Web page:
According to a report in Thursday’s Missourian, Governor Parson thinks that the reopening of colleges and universities in the state is “off to a good start.” The facts suggest otherwise.

As of last week, this paper reported that over 7,000 Missouri college students had tested positive for COVID-19. Here at Mizzou, there are over 600 active student cases and the positive test rate is nearly 10 times the national average. Because testing is restricted to those with symptoms, or individuals who have had direct contact with a known COVID-19 case, this number is certainly a gross underestimation. The CDC estimates that 40% of cases are asymptomatic, which puts the campus closer to 1,000 active cases. To provide some context, 130 positive cases led to the widely reported closure of the University of North Carolina shortly after reopening. While it is true that most healthy young adults who contract the virus will recover without intervention, even in this cohort the potential long-term health effects remain poorly understood. And, nearly one out of every three young adults hospitalized for COVID-19 in the US has died, according to a Sept. 9 article in the Journal of the American Medical Association.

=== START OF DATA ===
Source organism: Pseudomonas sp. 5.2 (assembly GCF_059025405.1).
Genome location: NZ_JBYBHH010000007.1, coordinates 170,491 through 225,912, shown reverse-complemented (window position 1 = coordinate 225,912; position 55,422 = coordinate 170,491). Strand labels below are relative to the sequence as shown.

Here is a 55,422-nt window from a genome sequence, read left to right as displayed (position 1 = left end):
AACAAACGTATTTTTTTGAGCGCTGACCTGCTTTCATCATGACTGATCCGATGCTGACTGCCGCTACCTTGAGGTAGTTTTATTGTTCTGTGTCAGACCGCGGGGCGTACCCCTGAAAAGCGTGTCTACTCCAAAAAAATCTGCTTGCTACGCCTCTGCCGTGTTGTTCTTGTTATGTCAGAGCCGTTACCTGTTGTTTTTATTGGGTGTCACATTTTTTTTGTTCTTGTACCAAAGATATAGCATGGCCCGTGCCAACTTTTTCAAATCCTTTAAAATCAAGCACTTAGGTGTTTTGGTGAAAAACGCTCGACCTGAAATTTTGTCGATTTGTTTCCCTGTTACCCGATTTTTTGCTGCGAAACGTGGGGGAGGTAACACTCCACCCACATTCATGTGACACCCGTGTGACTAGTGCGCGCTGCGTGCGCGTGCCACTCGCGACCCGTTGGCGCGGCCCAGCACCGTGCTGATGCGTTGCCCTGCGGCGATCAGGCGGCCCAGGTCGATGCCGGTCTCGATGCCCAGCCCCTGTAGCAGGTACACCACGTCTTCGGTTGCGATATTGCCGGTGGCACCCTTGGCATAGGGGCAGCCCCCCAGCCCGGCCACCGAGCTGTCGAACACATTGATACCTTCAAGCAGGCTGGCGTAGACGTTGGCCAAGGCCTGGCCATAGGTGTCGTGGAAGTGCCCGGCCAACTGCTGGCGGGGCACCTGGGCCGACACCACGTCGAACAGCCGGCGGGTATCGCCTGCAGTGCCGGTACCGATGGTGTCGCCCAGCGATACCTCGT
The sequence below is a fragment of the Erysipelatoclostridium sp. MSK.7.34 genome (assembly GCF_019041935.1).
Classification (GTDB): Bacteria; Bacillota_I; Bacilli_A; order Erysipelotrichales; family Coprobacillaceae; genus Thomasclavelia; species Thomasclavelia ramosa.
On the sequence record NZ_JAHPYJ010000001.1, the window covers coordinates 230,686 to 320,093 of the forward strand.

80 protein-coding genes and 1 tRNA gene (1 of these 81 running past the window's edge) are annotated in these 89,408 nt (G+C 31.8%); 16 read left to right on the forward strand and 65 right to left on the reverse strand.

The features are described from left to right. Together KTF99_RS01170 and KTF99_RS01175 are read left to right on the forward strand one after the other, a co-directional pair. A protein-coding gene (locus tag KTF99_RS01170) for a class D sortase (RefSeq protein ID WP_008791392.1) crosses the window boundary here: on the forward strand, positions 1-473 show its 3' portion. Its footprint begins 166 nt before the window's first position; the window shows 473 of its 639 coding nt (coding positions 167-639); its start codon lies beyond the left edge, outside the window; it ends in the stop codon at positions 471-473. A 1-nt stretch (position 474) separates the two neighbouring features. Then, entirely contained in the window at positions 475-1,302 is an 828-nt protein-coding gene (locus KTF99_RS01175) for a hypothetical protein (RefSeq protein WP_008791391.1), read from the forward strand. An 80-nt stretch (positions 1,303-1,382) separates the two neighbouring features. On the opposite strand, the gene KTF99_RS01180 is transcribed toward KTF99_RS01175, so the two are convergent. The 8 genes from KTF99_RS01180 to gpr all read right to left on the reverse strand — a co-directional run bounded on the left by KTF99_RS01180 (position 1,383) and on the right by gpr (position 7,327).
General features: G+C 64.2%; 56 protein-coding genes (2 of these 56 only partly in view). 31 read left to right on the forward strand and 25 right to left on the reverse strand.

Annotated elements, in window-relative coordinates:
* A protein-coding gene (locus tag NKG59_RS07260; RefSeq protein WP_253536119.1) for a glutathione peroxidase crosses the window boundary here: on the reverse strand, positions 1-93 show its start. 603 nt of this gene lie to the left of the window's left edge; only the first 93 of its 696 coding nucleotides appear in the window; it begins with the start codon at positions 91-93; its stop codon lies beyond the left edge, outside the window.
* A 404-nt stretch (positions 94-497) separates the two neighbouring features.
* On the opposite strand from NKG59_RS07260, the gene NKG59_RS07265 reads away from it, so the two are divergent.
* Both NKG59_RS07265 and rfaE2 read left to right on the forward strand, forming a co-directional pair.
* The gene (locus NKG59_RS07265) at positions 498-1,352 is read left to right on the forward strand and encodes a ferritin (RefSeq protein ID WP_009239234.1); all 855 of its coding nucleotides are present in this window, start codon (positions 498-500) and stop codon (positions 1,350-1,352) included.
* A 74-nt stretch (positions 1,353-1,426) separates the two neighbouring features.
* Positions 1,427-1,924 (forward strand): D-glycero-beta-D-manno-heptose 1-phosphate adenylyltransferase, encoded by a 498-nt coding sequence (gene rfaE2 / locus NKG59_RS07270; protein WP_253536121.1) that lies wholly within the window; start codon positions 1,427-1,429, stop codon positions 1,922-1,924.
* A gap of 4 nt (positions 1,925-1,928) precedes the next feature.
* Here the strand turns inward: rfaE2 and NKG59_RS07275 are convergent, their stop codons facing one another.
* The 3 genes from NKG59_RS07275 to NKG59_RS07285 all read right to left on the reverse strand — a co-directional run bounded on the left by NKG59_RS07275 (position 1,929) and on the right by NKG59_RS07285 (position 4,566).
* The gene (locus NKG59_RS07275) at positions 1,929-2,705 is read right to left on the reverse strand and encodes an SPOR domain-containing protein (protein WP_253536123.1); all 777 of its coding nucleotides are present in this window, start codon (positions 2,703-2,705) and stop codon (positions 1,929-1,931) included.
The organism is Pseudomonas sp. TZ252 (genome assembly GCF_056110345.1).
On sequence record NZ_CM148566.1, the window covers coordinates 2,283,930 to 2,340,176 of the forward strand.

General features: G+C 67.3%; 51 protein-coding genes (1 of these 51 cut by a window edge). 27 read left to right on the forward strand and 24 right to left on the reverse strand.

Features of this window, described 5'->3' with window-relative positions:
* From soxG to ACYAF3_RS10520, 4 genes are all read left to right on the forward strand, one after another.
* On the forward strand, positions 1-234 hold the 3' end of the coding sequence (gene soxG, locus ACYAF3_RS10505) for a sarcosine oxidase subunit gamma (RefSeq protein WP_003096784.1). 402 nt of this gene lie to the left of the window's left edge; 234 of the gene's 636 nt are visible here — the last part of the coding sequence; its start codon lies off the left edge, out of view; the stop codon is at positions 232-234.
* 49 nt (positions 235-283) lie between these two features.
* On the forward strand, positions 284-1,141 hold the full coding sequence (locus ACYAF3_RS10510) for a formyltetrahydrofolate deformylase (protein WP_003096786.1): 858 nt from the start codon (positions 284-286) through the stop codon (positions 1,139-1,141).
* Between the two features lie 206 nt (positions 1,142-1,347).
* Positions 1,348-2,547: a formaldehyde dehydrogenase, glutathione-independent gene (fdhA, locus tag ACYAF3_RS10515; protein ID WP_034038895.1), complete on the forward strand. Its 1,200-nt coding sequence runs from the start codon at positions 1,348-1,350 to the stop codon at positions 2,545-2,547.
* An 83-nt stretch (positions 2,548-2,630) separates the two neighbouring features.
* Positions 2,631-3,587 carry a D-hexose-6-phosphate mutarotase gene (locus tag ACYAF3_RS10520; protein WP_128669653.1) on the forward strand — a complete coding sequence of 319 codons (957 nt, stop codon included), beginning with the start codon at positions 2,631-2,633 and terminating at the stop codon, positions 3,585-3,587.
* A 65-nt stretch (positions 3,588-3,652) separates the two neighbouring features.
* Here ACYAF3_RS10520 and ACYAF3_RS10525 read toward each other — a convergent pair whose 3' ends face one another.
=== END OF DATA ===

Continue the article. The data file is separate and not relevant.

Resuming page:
While we can debate the pros and cons of reopening the campus during a global pandemic, the “doubling down” by Parson and the Mizzou administration on remaining open despite these facts is unjustifiable. It is a gamble that is placing the most vulnerable in our community at substantial risk. Hospitalizations due to COVID-19 in Columbia continue to rise. K–12 education has been forced to move fully online, stressing working families and placing at-risk children at an even greater disadvantage. Local businesses that were finally emerging from the lockdown are having to retreat and bear the economic consequences.

As a member of the faculty, parent of two Tigers and Columbia resident, I call on the Mizzou administration to do the right thing and halt this failed experiment now.

Scott H. Frey, Ph.D. is a professor at MU.

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